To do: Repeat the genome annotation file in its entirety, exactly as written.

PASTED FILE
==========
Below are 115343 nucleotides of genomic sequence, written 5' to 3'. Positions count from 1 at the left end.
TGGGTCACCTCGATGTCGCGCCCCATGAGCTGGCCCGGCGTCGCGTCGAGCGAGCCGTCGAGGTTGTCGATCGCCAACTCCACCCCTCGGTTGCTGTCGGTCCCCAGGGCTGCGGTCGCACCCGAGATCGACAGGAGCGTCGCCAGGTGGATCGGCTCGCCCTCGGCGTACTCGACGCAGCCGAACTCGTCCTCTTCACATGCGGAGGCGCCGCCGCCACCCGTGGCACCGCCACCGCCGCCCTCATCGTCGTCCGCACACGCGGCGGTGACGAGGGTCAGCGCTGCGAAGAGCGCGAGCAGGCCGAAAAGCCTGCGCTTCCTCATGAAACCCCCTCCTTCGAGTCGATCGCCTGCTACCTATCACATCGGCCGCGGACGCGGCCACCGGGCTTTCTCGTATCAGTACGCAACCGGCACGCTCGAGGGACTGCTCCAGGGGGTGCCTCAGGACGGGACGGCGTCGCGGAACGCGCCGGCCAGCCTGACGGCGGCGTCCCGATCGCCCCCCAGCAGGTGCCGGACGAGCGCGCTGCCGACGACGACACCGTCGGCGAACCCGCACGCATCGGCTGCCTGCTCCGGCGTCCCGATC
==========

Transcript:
Below are 115343 nucleotides of genomic sequence, written 5' to 3'. Positions count from 1 at the left end.
TGGGTCACCTCGATGTCGCGCCCCATGAGCTGGCCCGGCGTCGCGTCGAGCGAGCCGTCGAGGTTGTCGATCGCCAACTCCACCCCTCGGTTGCTGTCGGTCCCCAGGGCTGCGGTCGCACCCGAGATCGACAGGAGCGTCGCCAGGTGGATCGGCTCGCCCTCGGCGTACTCGACGCAGCCGAACTCGTCCTCTTCACATGCGGAGGCGCCGCCGCCACCCGTGGCACCGCCACCGCCGCCCTCATCGTCGTCCGCACACGCGGCGGTGACGAGGGTCAGCGCTGCGAAGAGCGCGAGCAGGCCGAAAAGCCTGCGCTTCCTCATGAAACCCCCTCCTTCGAGTCGATCGCCTGCTACCTATCACATCGGCCGCGGACGCGGCCACCGGGCTTTCTCGTATCAGTACGCAACCGGCACGCTCGAGGGACTGCTCCAGGGGGTGCCTCAGGACGGGACGGCGTCGCGGAACGCGCCGGCCAGCCTGACGGCGGCGTCCCGATCGCCCCCCAGCAGGTGCCGGACGAGCGCGCTGCCGACGACGACACCGTCGGCGAACCCGCACGCATCGGCTGCCTGCTCCGGCGTCCCGATC